Hammock Tarp Setup: A Simple, Step-by-Step Guide

Sometimes, the weather refuses to play ball. When tent camping, this isn’t such a big issue. For hammockers without adequate overhead protection your bed for the night’s destined to become more of a bath. Find out how to avoid such a fate using a simple tarp.

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The first step towards a successful hammock camping trip in iffy weather is to ensure you have solid overhead protection from the elements. Achieving this step, however, takes a little bit of know-how and practice. 

In this article, we dig into the process of setting up an overhead tarp and all the knots you will need to stay dry while you sleep on your future hammock-camping expeditions.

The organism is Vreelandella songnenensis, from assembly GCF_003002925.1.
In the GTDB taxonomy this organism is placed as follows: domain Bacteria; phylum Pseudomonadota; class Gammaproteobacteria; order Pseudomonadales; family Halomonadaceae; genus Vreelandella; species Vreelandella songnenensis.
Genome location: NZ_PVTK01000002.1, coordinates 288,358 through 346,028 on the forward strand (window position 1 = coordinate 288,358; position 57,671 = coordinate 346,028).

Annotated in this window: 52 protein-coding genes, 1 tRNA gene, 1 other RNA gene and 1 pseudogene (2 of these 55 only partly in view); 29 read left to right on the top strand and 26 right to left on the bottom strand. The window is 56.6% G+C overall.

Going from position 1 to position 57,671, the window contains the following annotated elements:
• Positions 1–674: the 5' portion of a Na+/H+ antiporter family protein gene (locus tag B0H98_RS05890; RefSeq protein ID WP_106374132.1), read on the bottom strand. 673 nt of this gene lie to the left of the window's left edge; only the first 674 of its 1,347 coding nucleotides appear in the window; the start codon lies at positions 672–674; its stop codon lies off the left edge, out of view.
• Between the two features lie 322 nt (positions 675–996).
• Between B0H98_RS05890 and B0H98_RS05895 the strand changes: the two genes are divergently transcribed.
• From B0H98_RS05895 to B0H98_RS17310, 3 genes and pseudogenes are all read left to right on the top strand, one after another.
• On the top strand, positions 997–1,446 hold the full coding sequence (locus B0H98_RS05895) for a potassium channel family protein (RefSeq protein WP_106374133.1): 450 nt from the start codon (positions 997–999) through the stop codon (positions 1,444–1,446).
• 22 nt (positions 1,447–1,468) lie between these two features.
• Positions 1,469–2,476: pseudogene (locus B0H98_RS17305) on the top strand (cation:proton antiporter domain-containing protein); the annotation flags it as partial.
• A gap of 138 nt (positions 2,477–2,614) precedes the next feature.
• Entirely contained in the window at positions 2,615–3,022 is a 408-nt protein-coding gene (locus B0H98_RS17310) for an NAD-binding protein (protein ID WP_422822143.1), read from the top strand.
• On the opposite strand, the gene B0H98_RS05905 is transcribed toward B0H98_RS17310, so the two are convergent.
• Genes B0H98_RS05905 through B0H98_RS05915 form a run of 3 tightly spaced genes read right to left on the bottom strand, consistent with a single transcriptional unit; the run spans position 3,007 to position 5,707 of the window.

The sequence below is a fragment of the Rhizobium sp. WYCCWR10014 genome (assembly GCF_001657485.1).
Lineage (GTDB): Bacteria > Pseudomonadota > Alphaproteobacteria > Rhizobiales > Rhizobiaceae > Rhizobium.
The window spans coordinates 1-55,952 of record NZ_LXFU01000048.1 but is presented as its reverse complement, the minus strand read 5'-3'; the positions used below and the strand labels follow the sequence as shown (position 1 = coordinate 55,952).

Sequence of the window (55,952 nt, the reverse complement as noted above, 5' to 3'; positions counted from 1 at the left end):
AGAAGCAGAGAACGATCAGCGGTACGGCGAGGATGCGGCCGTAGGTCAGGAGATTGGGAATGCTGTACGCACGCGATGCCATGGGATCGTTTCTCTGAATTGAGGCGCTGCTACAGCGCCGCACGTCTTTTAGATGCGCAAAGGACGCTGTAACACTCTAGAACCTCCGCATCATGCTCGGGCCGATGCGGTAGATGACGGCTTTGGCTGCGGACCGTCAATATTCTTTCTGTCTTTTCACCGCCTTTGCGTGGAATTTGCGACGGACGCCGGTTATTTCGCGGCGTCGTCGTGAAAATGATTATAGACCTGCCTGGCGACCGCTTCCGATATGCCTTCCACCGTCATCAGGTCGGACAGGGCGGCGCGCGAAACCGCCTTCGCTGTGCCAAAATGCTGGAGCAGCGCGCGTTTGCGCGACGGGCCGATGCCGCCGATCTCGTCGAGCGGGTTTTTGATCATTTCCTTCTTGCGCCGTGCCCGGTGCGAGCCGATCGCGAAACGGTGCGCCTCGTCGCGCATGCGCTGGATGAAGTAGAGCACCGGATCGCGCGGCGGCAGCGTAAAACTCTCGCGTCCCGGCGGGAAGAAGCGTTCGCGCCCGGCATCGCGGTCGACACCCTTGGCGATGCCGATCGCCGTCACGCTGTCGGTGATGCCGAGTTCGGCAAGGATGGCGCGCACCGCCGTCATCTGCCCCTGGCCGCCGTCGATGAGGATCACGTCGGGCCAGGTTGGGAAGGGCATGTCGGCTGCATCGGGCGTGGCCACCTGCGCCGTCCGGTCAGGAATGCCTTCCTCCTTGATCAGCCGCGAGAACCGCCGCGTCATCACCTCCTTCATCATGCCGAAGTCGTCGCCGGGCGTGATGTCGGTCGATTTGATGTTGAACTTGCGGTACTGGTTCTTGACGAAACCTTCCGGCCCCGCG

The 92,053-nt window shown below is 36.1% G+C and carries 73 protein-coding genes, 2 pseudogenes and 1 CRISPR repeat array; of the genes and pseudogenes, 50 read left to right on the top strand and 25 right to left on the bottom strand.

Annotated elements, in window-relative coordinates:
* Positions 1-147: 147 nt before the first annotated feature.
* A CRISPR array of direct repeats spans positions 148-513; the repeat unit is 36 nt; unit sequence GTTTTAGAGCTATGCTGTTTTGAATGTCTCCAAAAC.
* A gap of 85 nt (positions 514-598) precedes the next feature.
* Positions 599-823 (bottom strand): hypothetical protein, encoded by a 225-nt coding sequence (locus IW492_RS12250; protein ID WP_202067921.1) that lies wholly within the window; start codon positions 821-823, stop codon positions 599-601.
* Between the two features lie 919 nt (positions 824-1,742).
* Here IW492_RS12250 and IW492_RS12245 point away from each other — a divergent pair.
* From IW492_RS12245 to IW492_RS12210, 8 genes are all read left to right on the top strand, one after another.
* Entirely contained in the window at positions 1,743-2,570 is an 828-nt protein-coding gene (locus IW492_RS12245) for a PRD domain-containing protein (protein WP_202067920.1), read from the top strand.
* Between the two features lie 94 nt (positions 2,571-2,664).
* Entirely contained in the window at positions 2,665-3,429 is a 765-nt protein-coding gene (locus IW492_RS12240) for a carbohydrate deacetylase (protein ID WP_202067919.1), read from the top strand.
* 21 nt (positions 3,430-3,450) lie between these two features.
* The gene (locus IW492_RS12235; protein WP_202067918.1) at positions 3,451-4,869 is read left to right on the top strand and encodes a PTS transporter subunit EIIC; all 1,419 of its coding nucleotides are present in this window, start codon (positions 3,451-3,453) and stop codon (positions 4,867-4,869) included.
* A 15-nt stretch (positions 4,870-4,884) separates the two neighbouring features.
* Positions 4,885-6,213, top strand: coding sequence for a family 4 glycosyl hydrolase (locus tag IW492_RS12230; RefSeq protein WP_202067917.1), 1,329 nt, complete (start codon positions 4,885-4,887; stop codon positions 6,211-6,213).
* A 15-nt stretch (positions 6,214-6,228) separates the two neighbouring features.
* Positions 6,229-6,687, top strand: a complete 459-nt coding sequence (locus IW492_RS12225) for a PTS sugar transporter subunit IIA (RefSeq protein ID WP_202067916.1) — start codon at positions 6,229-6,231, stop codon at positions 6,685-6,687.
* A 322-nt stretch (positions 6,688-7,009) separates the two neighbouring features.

Grab Your Supplies!

All you need to follow this manual is a willingness to practice some knots and the following bits and bobs of gear:

  • Hammock
  • A tarpaulin sheet
  • Hammock straps
  • Two carabiners
  • 4 pegs
  • 4 guylines
  • 18-foot cord (at least 5mm thick)
  • 3-foot length of cord
  • Two trees

Set Up the Ridgeline for Hammock Camping: Step-by-Step Instructions

You might be thinking, “I want to learn how to set up a shelter, not whatever a ridgeline is!” Low and behold, ridgelines are an essential piece of this puzzle.

hammock with bug net and rain fly
Setting up ridgelines are an important step for setting up a rain tarp (or bug net)

Here’s how to make one in four easy steps:

Step 1: Make a Prusik Hitch

Use the 3-foot length of cord to make a Prusik hitch using a Double Fisherman’s Knot. Doing so will give you a good base to start your ridgeline. If you don’t know how to tie any of these knots, use a comprehensive guide to hammock knots and be sure to get plenty of practice at home before you leave.

Further reading: If you feel your current rainfly is lacking, then check out our guide to the best hammock tarps.

Step 2: “Pitch” Your Hammock